Originally published in Youth Allied By
CFIDS, Spring 1997
When I was a high school English teacher, I used
literature to teach my students about heroes. One of the things we discussed is
that heroes are not always the people who come out on top. Rather, heroes are
often the people who persevere, who remain loyal, who slog through the conflict
in spite of defeat, who go beyond the expected and stick to their decisions, and
who become stronger in the end. Ernest Hemingway’s heroes, for example, often
reveal these characteristics.
I’d like to suggest that parents of young
persons with CFIDS (YPWCs) are heroes. I’ll be the first to admit that I rarely
feel like a hero. In fact, I often feel like an inadequate parent who is
overwhelmed by the realities of what CFIDS has done to our daughter’s life and
to our lives as a family.
It’s much easier for me to see the hero
qualities in other parents of CFIDS kids. I see perseverance in Dave and Barbara
as they have continued to explore creative ways for Nancy to get an education
after CFIDS robbed her of her ability to read. Their doggedness in helping her
learn through audio and video books and tapes has kept her growing and ready to
merge into college life when she is ready.
I see loyalty in Ed and Linda as they stuck
with Beth after several noted New York City doctors insisted she was not sick
but instead had severe psychological problems. They refused to believe the
"experts" and chose instead to trust their daughter’s report of what was
happening in her body.
I see heroic qualities in Dave and Mary as
they slog through countless, vehement battles with doctors over Josie’s illness.
They hang on and refuse to let the press of the battle deter them from their
ultimate goal of helping their daughter get well.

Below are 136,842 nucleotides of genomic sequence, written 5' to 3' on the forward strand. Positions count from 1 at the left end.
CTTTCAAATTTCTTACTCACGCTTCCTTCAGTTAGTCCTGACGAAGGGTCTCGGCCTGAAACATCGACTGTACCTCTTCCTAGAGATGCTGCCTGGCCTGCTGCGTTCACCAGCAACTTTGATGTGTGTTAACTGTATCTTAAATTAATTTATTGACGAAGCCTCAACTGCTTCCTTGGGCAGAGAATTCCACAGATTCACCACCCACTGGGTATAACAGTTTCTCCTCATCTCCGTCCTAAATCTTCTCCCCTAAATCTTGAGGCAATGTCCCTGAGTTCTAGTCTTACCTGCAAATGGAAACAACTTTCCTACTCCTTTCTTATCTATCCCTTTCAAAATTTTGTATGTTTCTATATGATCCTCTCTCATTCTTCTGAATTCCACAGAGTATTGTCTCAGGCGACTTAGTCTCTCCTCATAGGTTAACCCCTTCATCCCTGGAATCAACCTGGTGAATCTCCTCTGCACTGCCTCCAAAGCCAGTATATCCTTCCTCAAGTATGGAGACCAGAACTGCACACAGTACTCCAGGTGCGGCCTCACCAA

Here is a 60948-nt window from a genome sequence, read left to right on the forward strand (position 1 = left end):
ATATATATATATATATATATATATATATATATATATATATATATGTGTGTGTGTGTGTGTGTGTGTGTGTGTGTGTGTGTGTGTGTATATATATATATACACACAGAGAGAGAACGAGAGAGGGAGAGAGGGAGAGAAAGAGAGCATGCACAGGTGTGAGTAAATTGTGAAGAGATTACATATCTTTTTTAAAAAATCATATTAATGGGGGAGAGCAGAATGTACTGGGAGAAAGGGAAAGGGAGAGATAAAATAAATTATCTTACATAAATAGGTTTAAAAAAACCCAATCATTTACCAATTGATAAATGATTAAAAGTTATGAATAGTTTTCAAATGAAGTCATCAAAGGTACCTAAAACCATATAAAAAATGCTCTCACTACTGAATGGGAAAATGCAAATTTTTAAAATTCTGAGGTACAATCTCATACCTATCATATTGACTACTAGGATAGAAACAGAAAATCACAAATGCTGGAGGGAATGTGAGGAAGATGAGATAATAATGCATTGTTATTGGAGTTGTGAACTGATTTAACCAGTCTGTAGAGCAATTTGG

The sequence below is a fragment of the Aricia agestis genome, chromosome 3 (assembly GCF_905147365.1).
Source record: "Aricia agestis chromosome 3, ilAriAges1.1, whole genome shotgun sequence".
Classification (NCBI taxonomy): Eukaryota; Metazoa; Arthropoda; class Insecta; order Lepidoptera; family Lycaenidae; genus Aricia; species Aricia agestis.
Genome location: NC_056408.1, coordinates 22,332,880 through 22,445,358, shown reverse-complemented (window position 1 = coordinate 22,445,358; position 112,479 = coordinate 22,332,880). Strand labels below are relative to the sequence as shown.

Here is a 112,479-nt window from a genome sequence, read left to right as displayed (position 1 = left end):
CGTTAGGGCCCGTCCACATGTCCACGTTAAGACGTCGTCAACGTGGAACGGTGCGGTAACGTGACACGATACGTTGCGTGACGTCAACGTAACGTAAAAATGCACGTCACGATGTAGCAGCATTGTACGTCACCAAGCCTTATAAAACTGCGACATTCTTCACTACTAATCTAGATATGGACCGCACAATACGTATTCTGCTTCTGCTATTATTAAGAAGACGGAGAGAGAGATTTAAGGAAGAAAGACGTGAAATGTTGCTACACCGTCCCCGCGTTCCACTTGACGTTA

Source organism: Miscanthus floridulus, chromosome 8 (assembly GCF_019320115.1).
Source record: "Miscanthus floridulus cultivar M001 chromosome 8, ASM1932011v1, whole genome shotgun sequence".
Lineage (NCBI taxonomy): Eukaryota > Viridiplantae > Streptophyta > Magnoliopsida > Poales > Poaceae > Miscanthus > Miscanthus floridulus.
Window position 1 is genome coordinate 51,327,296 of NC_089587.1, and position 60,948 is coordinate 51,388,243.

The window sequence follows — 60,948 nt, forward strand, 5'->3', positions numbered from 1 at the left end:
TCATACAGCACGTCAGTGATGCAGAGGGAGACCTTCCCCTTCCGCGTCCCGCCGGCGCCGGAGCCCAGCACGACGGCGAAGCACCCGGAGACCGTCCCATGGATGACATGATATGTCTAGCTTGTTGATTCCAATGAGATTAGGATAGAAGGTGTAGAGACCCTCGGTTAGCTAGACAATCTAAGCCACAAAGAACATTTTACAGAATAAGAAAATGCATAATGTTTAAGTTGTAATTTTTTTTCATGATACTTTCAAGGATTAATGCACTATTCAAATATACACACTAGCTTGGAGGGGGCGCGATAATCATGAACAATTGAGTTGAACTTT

I see strength in Peggy as she has endured
over a decade of standing by Sharon while she has fought through
life-threatening complications to her CFIDS.
I see unbelievable endurance in Cyndi and
Steve, who during the past decade have watched all five of their children cut
down by CFIDS. Although Cyndi’s own body is severely debilitated by CFIDS, she
has pressed on to be there for her children, through the countless weekly doctor
appointments, through the losses and disappointments, through the battles with
school officials and medical personnel. Steve has been relentless in staying at
a job he would like to leave due to its travel demands because he has pledged
loyalty to provide financial and emotional stability for his family.
Where do these heroes get their strength,
their perseverance, their ability to go on? From each other. From their
unquenchable, fierce love for their children. From the support of friends and
family. From their faith in God’s promises to walk with them no matter what.
From their hope that someday their child or children will again resume a normal
I know I draw strength from the lives of
these heroes. Each of them would probably say the same thing I said earlier, "I
don’t feel like a hero." But each of the people mentioned here — and the
thousands of parents whom they represent — is a hero. Each has made a commitment
to persevere through the long years, to fight whatever battle looms, to find
creative ways to make their child’s life more bearable, to remain loyal, no
matter what the cost.
And I know that each of these heroes has
grown stronger because of the struggle. I hope someday we get a chance to meet
each other and talk about how we have grown. I hope we continue to spur each
other on when the going gets very tough.
May God continue to give us the strength to